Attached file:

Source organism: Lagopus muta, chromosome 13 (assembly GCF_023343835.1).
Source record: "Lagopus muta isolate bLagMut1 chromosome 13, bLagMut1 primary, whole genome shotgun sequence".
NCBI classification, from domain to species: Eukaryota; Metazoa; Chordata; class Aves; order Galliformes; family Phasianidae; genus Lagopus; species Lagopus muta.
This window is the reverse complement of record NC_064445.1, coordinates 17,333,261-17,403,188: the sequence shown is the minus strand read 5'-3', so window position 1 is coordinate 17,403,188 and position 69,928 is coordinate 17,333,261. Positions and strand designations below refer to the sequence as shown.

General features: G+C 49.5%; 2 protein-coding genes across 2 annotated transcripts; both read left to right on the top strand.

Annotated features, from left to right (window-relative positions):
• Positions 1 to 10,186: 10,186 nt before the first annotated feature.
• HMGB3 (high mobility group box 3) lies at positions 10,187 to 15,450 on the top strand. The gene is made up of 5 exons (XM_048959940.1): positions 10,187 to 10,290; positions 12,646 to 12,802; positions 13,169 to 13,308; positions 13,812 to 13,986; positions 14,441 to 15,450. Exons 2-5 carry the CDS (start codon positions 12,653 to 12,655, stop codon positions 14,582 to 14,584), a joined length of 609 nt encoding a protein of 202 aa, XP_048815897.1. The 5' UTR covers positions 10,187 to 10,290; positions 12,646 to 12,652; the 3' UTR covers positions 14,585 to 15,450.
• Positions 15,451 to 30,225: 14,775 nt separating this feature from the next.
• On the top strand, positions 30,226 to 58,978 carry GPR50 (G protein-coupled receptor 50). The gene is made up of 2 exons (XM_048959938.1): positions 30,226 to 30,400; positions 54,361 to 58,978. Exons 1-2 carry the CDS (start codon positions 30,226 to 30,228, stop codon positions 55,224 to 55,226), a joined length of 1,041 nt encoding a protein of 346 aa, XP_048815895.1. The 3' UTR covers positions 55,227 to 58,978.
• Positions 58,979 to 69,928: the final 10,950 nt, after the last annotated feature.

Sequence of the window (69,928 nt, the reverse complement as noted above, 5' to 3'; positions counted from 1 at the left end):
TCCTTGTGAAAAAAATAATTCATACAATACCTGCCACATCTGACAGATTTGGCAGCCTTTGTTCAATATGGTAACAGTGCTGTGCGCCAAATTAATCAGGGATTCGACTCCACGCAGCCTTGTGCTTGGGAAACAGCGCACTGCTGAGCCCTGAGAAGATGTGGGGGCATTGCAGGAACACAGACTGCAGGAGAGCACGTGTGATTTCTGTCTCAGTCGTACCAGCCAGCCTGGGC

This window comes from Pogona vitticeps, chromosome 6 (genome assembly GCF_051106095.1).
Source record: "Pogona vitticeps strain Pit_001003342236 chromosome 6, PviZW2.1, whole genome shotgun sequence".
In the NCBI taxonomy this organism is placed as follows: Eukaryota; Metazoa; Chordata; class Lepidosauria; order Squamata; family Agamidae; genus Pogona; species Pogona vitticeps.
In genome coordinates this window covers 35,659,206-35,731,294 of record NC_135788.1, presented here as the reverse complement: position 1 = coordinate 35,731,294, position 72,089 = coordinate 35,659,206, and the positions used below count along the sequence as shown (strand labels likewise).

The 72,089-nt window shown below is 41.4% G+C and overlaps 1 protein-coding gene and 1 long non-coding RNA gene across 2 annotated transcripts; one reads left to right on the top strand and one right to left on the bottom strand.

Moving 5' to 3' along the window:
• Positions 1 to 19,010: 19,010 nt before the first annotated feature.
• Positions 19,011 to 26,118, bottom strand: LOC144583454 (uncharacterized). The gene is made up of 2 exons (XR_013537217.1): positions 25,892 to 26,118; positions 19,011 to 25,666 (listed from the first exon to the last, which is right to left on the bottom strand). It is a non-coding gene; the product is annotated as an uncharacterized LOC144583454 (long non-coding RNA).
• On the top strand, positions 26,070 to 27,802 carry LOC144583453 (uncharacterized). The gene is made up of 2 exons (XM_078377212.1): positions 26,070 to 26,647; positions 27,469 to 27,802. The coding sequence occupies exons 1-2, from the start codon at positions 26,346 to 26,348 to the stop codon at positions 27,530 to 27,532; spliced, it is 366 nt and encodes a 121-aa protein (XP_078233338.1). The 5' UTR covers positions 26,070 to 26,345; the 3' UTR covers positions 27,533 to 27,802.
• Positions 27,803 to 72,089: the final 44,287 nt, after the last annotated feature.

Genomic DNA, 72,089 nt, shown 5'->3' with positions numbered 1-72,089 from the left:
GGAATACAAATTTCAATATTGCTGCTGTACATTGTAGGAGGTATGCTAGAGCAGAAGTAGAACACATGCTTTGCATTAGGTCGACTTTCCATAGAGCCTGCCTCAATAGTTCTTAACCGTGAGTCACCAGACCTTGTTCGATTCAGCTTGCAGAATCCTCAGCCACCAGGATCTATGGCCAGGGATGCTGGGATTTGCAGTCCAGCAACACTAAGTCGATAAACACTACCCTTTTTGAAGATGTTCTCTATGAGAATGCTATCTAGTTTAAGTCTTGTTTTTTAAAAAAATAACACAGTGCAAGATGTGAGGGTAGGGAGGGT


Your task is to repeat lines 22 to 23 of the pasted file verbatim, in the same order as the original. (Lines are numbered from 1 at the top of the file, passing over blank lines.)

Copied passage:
• On the top strand, positions 26,070 to 27,802 carry LOC144583453 (uncharacterized). The gene is made up of 2 exons (XM_078377212.1): positions 26,070 to 26,647; positions 27,469 to 27,802. The coding sequence occupies exons 1-2, from the start codon at positions 26,346 to 26,348 to the stop codon at positions 27,530 to 27,532; spliced, it is 366 nt and encodes a 121-aa protein (XP_078233338.1). The 5' UTR covers positions 26,070 to 26,345; the 3' UTR covers positions 27,533 to 27,802.
• Positions 27,803 to 72,089: the final 44,287 nt, after the last annotated feature.